Impactful research that informs excellent patient care
The division’s research mission builds on its clinical practice, capitalizing on VUMC’s diverse patient population and the innovative work of exceptional basic and translational scientists. Supported by nearly $3 million in NIH funding, as well as by significant funding through Veterans Affairs and foundation grants, faculty are actively engaged in the research of systemic autoimmune diseases and musculoskeletal disorders through the work of collaborative research centers and labs.
As a result of their research, faculty are well published with manuscripts appearing in leading journals such as Nature Communications, the Journal of Clinical Investigation and Annals of Internal Medicine.
The division works closely with the Vanderbilt Institute for Clinical and Translational Research (VICTR), the Vanderbilt Institute for Infection, Immunology and Inflammation (VI4) and the Vanderbilt Center for Immunobiology (VCI). Our investigators have access to tremendous core laboratories to increase our research efficiency. In addition to our fundamental and translational immunology, we have made use of unique resources at Vanderbilt including BioVU, one of the largest DNA biobanks in the world, linked to clinical data through our de-identified mirror image of the electronic health record.
Disease-specific cohorts with linked biospecimens for patients with systemic sclerosis, inflammatory myositis, vasculitis and other systemic autoimmune inflammatory diseases are available to stimulate research in these complex systemic diseases.
A clinical trial is a regulated, systematic way to answer a question related to health care. The results can range from finding a better way to detect or control a disease or disorder to prevention and cure. Also called medical research or research studies, clinical trials are used to determine the safety and effectiveness of new drugs or treatments for the people who may need them.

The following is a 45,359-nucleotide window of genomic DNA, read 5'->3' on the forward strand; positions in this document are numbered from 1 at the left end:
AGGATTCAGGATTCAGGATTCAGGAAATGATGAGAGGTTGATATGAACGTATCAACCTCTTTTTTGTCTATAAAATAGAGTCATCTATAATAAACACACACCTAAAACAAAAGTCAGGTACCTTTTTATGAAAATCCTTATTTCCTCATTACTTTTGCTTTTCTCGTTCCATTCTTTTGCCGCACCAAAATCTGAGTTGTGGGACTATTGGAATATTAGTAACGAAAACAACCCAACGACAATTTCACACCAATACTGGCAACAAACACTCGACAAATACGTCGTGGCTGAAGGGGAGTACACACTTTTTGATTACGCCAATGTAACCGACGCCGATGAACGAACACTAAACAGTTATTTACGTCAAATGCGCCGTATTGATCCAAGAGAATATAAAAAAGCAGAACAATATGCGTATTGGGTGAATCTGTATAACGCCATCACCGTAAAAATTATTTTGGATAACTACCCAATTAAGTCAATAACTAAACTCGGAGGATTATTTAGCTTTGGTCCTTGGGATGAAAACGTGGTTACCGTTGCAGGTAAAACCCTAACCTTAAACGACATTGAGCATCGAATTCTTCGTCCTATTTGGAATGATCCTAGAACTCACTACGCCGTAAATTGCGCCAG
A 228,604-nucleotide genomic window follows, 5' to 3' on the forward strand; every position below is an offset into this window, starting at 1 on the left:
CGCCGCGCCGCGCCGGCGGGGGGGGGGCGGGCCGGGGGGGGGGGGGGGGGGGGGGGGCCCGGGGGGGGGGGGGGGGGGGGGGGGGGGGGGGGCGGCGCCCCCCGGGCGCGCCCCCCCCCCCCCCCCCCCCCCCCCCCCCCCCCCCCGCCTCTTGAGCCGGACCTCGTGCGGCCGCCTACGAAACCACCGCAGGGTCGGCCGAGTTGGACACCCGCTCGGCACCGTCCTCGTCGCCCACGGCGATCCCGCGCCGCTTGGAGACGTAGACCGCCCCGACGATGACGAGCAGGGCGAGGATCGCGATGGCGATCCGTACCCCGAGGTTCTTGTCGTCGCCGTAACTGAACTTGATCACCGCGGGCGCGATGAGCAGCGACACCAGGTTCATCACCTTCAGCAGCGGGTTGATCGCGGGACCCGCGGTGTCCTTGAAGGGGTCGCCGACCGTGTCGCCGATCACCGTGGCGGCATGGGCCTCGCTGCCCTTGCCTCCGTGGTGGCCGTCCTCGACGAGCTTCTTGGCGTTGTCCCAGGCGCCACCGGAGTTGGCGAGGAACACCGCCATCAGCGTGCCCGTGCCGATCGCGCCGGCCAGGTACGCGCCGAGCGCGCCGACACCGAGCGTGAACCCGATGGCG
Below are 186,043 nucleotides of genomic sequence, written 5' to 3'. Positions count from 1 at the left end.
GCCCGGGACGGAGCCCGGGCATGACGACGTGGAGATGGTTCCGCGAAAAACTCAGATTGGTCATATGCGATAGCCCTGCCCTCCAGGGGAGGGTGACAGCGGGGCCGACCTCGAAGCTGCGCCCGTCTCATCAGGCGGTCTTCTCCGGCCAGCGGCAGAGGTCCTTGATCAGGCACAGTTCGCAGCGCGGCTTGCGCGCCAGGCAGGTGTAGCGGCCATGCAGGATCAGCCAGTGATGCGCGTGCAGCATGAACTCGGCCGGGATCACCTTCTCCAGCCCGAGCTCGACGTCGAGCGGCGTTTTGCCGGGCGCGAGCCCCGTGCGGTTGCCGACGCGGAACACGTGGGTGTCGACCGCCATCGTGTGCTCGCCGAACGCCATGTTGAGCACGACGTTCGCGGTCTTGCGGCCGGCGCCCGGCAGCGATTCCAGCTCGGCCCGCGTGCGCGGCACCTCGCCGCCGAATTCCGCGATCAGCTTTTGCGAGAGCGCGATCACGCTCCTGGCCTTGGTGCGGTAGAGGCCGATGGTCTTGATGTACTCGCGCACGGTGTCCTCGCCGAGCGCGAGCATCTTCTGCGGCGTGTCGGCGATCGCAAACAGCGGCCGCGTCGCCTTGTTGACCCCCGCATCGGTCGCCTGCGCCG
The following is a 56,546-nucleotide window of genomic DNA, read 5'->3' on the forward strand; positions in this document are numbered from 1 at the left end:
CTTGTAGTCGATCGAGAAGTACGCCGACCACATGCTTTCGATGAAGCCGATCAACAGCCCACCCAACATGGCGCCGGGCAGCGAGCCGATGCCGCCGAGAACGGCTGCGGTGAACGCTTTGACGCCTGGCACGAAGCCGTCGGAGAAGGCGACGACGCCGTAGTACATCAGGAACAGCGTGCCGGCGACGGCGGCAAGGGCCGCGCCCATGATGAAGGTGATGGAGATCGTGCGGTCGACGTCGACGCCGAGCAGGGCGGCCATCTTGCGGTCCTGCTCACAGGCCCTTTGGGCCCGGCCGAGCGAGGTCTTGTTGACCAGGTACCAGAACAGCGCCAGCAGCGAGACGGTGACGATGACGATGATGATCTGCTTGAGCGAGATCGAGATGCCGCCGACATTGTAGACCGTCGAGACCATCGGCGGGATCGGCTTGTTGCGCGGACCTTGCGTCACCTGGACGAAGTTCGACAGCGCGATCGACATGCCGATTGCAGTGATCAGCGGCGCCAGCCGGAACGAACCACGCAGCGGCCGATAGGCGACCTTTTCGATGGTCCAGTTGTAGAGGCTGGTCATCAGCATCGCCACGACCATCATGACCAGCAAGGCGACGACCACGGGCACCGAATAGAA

Patient volunteers are monitored for side effects by closely supervised and ethically designed trials. As with any medical intervention, there are potential risks that participants need to know before deciding to enroll in a clinical trial. Participation may require visits to Vanderbilt University Medical Center in Nashville, Tennessee, and/or its affiliates. Any questions you may have about the study will be answered before you participate.
Volunteers are needed in all areas of clinical research, from trials in healthy volunteers to disease-specific studies. Through their involvement, volunteers have the opportunity to participate in clinical research that may bring about advances in science and health care. Our group was among the first to show that coronary atherosclerosis was increased in patients with inflammatory diseases such as rheumatoid arthritis (RA) and systemic lupus erythematosus (SLE). Faculty have studied the role of traditional and non-traditional risk factors and biomarkers for atherosclerosis in patients with RA and SLE.
Ongoing studies include the evaluation of the role of salt on inflammation, and the role of micro-RNAs in RA susceptibility and treatment response. This research is funded by the NIH and the U.S. Department of Veterans Affairs.
For information about research studies in the Division of Rheumatology and Immunology, please call (615) 322-4746.